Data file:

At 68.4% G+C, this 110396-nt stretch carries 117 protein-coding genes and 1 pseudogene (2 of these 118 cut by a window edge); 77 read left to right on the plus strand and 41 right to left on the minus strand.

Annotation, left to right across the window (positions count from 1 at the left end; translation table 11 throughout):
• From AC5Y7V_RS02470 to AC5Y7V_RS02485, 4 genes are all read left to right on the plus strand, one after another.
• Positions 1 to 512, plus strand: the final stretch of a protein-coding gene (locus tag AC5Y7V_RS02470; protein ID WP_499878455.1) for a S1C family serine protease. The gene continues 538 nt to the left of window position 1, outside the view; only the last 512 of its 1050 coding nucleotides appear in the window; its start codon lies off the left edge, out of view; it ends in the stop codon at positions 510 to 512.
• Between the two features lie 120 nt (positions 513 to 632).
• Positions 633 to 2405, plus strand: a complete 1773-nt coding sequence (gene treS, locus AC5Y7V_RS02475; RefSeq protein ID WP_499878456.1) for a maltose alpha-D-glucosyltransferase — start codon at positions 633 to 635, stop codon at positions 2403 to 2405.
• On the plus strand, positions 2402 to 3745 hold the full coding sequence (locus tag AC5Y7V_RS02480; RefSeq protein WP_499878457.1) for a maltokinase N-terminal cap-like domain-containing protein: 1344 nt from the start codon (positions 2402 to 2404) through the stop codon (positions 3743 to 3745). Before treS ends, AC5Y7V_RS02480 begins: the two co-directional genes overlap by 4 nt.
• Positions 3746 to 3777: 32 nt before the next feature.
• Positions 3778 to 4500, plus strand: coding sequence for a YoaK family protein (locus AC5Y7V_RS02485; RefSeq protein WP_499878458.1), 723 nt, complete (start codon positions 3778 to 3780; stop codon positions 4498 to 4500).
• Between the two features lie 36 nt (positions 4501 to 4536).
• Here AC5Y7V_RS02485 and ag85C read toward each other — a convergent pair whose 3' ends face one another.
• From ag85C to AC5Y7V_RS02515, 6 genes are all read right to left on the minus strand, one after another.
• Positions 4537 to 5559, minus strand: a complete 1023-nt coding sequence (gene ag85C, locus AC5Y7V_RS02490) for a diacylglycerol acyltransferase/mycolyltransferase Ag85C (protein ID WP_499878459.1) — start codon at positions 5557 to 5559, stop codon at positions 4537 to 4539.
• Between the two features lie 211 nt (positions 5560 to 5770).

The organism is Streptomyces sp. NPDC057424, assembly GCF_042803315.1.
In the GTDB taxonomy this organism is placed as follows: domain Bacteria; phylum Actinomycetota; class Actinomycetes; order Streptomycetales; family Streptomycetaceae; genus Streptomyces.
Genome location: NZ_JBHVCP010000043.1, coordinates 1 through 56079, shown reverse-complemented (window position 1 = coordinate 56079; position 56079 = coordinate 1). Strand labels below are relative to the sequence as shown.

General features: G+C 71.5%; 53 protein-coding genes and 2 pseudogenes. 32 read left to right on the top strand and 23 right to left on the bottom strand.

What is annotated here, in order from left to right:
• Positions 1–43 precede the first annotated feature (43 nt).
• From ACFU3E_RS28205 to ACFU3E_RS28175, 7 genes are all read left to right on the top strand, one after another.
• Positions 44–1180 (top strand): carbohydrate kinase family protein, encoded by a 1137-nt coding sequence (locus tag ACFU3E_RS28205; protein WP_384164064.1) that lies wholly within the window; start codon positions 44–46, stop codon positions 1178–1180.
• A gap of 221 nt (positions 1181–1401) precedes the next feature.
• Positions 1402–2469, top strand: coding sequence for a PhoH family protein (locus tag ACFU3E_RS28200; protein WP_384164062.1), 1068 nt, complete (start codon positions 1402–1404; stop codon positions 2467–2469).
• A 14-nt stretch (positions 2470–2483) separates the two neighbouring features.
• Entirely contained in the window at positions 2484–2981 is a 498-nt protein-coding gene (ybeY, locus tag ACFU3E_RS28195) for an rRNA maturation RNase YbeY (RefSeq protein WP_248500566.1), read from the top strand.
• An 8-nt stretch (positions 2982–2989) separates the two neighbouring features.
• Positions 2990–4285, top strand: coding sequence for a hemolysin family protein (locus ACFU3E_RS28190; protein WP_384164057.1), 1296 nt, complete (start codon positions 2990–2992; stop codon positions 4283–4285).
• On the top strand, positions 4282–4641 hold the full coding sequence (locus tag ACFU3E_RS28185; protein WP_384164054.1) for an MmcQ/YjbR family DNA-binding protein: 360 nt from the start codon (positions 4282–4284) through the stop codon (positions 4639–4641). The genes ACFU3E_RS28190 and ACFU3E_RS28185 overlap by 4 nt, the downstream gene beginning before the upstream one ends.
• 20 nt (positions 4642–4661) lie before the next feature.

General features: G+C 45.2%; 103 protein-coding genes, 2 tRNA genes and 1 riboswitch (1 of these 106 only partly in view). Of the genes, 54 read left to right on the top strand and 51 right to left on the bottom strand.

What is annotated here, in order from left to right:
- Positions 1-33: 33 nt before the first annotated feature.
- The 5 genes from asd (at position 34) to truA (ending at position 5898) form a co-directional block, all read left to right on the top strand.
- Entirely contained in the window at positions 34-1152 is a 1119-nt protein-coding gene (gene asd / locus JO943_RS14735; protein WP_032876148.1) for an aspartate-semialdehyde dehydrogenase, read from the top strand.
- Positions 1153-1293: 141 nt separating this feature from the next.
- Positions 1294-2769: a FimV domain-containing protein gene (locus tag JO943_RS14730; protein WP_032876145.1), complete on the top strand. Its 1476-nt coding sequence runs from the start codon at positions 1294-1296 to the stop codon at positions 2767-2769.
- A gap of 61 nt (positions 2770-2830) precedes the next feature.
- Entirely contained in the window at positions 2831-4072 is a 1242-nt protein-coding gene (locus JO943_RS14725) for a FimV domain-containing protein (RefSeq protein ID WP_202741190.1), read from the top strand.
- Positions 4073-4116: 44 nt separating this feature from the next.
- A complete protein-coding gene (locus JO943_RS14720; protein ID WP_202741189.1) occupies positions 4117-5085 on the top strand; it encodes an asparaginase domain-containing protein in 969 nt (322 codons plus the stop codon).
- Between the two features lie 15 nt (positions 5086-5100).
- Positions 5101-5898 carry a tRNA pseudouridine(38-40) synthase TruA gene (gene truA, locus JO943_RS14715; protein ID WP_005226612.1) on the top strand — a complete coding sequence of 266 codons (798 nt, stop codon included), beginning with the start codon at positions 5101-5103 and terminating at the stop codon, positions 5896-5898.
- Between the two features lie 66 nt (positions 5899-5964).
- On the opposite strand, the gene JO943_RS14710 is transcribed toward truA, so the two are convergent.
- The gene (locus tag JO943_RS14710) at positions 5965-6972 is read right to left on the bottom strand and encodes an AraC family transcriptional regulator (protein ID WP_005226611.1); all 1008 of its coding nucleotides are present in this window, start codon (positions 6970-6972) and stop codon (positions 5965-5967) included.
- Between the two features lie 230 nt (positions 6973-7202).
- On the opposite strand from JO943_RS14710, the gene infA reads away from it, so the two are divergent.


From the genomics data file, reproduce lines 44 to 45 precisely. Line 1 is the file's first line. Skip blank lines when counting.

- Between the two features lie 66 nt (positions 5899-5964).
- On the opposite strand, the gene JO943_RS14710 is transcribed toward truA, so the two are convergent.